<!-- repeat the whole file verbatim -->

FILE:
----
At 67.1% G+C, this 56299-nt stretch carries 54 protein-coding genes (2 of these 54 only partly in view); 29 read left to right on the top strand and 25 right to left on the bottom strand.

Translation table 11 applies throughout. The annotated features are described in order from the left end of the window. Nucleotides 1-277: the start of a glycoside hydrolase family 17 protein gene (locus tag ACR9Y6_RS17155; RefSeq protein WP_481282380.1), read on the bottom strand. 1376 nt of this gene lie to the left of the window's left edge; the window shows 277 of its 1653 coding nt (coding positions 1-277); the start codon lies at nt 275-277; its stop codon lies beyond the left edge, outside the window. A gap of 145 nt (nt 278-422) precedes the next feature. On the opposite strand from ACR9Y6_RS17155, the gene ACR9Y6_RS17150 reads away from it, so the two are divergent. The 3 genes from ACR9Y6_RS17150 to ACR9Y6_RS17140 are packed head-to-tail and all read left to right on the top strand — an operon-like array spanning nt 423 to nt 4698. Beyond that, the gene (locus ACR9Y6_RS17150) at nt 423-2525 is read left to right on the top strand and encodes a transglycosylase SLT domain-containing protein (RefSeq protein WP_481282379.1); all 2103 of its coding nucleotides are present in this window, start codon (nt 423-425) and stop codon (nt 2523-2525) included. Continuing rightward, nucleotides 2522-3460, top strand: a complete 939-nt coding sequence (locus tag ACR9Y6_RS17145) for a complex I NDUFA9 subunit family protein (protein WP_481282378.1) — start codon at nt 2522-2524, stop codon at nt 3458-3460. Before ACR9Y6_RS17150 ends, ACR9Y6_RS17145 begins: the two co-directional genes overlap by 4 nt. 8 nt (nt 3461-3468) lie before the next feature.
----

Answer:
At 67.1% G+C, this 56299-nt stretch carries 54 protein-coding genes (2 of these 54 only partly in view); 29 read left to right on the top strand and 25 right to left on the bottom strand.

Translation table 11 applies throughout. The annotated features are described in order from the left end of the window. Nucleotides 1-277: the start of a glycoside hydrolase family 17 protein gene (locus tag ACR9Y6_RS17155; RefSeq protein WP_481282380.1), read on the bottom strand. 1376 nt of this gene lie to the left of the window's left edge; the window shows 277 of its 1653 coding nt (coding positions 1-277); the start codon lies at nt 275-277; its stop codon lies beyond the left edge, outside the window. A gap of 145 nt (nt 278-422) precedes the next feature. On the opposite strand from ACR9Y6_RS17155, the gene ACR9Y6_RS17150 reads away from it, so the two are divergent. The 3 genes from ACR9Y6_RS17150 to ACR9Y6_RS17140 are packed head-to-tail and all read left to right on the top strand — an operon-like array spanning nt 423 to nt 4698. Beyond that, the gene (locus ACR9Y6_RS17150) at nt 423-2525 is read left to right on the top strand and encodes a transglycosylase SLT domain-containing protein (RefSeq protein WP_481282379.1); all 2103 of its coding nucleotides are present in this window, start codon (nt 423-425) and stop codon (nt 2523-2525) included. Continuing rightward, nucleotides 2522-3460, top strand: a complete 939-nt coding sequence (locus tag ACR9Y6_RS17145) for a complex I NDUFA9 subunit family protein (protein WP_481282378.1) — start codon at nt 2522-2524, stop codon at nt 3458-3460. Before ACR9Y6_RS17150 ends, ACR9Y6_RS17145 begins: the two co-directional genes overlap by 4 nt. 8 nt (nt 3461-3468) lie before the next feature.